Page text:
Vital priorities in the insurance industry: Addressing fraud and fostering customer service
There is a critical balance that needs to be attained between combating fraud across the lifecycle of a policy, and providing a positive customer experience at all times.
Both are essential and yet made more difficult by the fact that insurance fraud in particular, is not just growing, it is doing so faster than ever before. Indeed, in the United States alone, the last study on the matter by ID Analytics found that 10 000 fraud rings were operating in the country, while identity fraud is estimated to be costing its economy a staggering $40 billion every year due to non-health insurance related incidents.
While it may be tempting to lump all insurance fraud under one broad umbrella, there are actually two different types of fraudulent activity. The first of these is soft fraud, which tends to be opportunistic in nature, involving claimants who will paid an illegitimate claim. In some cases, claimants will go so far as to obtain falsified invoices or receipts in order to inflate the value of their claim.
The second type of fraud, called hard fraud, involves the staging of an accident or another form of a claim. It is intentional and well planned, and most alarmingly, often has connections to organised crime.
For those who think insurance fraud is relatively harmless as compared with more serious crimes, this needs to be viewed in context. At present, insurance fraud counts as the largest criminal enterprise in the United States after drug trafficking, according to PropertyCasaulty360.com. Fraud not only affects insurers, it has a negative impact on honest customers as well, as it slows down legitimate insurance claims and increases premiums for all.
Lives and livelihoods
In the case of auto insurance claims, it can go so far as to jeopardise innocent people’s lives, due to fraudsters staging or even causing accidents. Fraudsters are not only becoming more extreme by staging deaths, but also more innovative. For example, there are now crash-and-buy scams, in which insurance policies are purchased after a crash, and ‘ghost brokers’ who trick young drivers by selling false policies online, over the telephone, and even in person.
Clearly, fraud is a pressing issue that demands a serious response, as it needs to be caught and addressed at every turn. However, being thorough in checking claims so as to mitigate against fraud needs to be balanced with being customer centric in order to remain competitive.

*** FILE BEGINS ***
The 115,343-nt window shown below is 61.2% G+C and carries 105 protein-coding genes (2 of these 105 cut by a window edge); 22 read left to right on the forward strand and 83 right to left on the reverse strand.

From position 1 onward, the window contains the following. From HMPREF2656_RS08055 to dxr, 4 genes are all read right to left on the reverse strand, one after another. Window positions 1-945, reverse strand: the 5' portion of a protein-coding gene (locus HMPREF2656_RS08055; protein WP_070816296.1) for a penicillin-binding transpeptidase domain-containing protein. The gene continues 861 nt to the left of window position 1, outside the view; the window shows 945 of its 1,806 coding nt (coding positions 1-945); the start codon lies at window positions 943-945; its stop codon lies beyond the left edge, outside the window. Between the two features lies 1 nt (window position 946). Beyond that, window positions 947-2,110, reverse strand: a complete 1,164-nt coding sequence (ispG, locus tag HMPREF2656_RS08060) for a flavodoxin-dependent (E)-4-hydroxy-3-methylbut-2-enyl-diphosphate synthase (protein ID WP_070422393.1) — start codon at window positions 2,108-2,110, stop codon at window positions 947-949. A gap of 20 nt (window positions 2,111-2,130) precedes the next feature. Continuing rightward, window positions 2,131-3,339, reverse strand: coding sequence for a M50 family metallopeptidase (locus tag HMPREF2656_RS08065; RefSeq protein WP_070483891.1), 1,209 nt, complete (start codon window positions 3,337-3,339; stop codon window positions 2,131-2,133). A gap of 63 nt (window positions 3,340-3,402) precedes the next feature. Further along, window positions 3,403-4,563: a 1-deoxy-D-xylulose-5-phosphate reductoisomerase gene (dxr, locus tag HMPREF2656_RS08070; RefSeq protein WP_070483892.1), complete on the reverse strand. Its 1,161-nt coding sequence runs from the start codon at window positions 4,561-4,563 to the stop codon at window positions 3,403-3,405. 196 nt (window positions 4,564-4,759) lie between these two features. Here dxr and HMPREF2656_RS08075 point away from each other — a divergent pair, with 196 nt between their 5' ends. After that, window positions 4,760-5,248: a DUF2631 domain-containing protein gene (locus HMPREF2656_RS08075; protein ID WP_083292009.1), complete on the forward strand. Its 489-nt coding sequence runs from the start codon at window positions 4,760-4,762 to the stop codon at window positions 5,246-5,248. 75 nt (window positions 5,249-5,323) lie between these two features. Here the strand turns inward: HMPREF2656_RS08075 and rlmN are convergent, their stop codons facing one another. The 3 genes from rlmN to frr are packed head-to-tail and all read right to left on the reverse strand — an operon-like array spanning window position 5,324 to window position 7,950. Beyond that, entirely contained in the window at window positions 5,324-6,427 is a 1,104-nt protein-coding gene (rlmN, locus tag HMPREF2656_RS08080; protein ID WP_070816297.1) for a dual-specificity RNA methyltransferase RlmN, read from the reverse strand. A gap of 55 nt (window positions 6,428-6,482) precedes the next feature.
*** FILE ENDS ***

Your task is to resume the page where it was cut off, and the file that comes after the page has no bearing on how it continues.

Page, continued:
While great service is always a strong differentiator between suppliers irrespective of the industry, there is another reason why insurance companies need to keep it a high priority. It should come as no surprise that insurance companies that can offer customers a superlative experience when signing on for new policies not only have better retention, but also have to contend with fewer new customers ‘shopping’, or going to their competitors for alternative offers.
Furthermore, it has been found that 79% of motor vehicle owners who put in a claim and are happy with the result are likely to renew their policy and recommend their insurer. In a similar vein, those who put claims in on their property insurance and report being pleased were far less likely to switch insurers. Contrary to popular belief, rate hikes don’t necessarily equate to driving existing customers into another insurer’s arms, as insurance premium increases are expected.
Poor service, however, invariably comes as a nastier surprise and is far less easily forgiven. It is also damaging to an insurer’s reputation, as it tends to have an alienating effect on the end user. This can not only diminish any loyalty towards their existing insurance, but it can often prompt customers to switch due to dissatisfaction or on principle.
Finding the balance
Combating fraud and providing excellent service need not be mutually exclusive of one another. Rather, the balance between addressing these issues can be found in treating users as good customers, unless proven otherwise, by using the latest tools and applying appropriate technologies.
These allow a proactive approach so as to catch fraud early, rather than waiting until after the fact. They are also intelligent, relying on real-time analytics from many sources of data across multiple financial institutions, rather than just looking at historic data as a means of ascertaining the risk of fraud. Additionally, not only can using the right tools mitigate against keeping customers waiting on hold and incurring their irritation while they are checked, it can enable faster, more accurate quotations for genuine customers as well.
Balancing both concerns is well worth the effort, resulting in considerably lower instances of fraud and beyond that, higher sales, as efforts are redirected to honest customers. Add in lower underwriting and claims expenses, and the argument to both address fraud and keep customers happy is compelling and undeniable.